There was an atmosphere of relief and optimism at the Scotiabank Saddledome on Saturday morning. Rather than being related to any Canadian Olympic triumphs, the good feelings were related to Swedish forward Mikael Backlund, who received a long-term contract extension from the Calgary Flames the evening prior.
Almost to a person, everyone’s very excited that the contractual saga is finally over with.
“It’s nice to have it over with, the negotiations, all that,” said Backlund. “This has been in the back of my mind since July 1. I’m very relieved it’s over, but mostly just excited and thrilled, but it’s going to be nice to move forward now.”
From an on-ice perspective, Backlund’s new deal arguably polishes off the only dangling piece of unfinished contractual business and removes a potential distraction from the past two months of the season. He’s been pretty effective this season, but his head coach thinks he could be even better for the home-stretch.
“Backs is a real, he’s a bit of Ferrari in there, like he’s fine-tuned,” said Gulutzan. “The way he lives his life, everything’s gotta be in tune. And I think when you’re negotiating during a year, everything gets off rhythm. I think this next 20-some-odd games is gonna be even better from him.”
Flames captain Mark Giordano summed up the feelings in the locker room regarding the new pact for Backlund.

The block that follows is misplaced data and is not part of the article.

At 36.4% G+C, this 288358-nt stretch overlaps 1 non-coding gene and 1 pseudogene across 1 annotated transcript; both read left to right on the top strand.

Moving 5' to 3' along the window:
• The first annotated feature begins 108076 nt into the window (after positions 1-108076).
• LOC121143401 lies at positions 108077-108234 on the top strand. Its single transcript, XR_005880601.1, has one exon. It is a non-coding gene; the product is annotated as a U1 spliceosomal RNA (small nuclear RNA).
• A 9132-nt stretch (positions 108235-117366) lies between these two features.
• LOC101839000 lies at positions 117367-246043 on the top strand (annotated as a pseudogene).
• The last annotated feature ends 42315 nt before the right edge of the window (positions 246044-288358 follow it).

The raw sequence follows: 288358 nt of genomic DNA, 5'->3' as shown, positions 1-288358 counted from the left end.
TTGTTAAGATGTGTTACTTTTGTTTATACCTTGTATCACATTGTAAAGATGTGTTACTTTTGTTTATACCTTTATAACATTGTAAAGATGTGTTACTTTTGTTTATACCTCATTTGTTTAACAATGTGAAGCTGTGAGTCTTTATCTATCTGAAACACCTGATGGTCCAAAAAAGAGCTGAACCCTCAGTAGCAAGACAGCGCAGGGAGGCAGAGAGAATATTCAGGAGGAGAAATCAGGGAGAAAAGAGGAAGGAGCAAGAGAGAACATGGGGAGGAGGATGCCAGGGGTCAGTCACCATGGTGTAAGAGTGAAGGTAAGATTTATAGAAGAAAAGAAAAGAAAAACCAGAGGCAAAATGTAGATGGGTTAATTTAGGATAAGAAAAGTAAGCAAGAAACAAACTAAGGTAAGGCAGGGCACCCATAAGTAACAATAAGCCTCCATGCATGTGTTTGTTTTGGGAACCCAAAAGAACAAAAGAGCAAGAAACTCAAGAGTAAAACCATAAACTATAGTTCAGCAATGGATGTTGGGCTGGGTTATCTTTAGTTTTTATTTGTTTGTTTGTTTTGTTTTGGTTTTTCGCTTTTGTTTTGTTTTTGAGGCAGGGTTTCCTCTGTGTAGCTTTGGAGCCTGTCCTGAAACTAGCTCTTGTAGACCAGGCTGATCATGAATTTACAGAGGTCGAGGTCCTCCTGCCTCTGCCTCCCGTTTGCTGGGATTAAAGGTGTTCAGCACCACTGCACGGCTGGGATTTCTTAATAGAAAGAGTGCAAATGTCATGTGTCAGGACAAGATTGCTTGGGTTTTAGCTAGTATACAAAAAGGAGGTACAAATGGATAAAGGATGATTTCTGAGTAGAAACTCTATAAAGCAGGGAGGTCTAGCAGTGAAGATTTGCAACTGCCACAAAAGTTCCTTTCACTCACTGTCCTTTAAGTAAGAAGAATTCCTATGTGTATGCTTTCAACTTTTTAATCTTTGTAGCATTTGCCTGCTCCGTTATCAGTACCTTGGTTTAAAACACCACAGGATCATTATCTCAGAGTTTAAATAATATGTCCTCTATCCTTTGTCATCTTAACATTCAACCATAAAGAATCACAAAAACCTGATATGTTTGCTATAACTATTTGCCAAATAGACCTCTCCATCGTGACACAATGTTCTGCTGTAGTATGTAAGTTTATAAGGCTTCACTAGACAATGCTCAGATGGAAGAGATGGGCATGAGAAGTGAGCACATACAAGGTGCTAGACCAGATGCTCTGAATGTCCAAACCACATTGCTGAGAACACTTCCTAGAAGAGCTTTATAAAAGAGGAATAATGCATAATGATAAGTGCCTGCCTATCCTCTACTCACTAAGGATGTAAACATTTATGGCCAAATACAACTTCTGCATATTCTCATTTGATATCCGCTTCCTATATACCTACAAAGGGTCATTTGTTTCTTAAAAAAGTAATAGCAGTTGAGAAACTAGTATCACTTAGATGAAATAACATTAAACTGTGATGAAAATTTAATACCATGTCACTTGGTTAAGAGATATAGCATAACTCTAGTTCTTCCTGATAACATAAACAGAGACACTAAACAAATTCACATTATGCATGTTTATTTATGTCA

“It’s a big day for our team,” said Giordano. “Backs is really one of the elite two-way centermen in the league and to get him locked up long term, obviously we feel we’re a team that can win now, get into the playoffs and make some noise, but to have him here is a big statement for our team. Nice for him. I know how those things are, you can get a little thinking about it as the deadline gets closer.”
From an off-ice perspective, Backlund’s six-year extension gives the Flames management group a solidified core group to work with as well as some certainty regarding long-term salary cap room. Both of those things could become important as the Feb. 26 trade deadline creeps closer.
“It allows you to be able to be able to say okay, what holes do you want to address, and it gives you a financial picture of your team,” said general manager Brad Treliving. “And we all hear the same reports, the expectation the cap’s going to rise, but when you have cost certainty at the top end of your roster it allows you some flexibility and takes a little bit of the guesswork out in situations where you want to add or change. It’s helpful.”
Treliving cautioned that the Flames might not do a lot before the trade deadline, but noted that their biggest piece of unfinished business had been completed.
“I know everybody gets juiced up going into the deadline, but our biggest question was Mikael,” said Treliving. “That’s our biggest piece of business coming up to the deadline. You never want to get into a situation where players leave and you get nothing in return, so getting that done was important.”
Gulutzan had a few injury updates after the morning skate: Mike Smith (lower-body) skated on his own on Saturday morning prior to the main group. Troy Brouwer (facial fracture) skated with the main group but remains day-to-day. Kris Versteeg (hip) is skating but not ready to join the game group for “a little while.” Marek Hrivik (undisclosed) was hurt in practice recently and is being evaluated in terms of severity and timelines.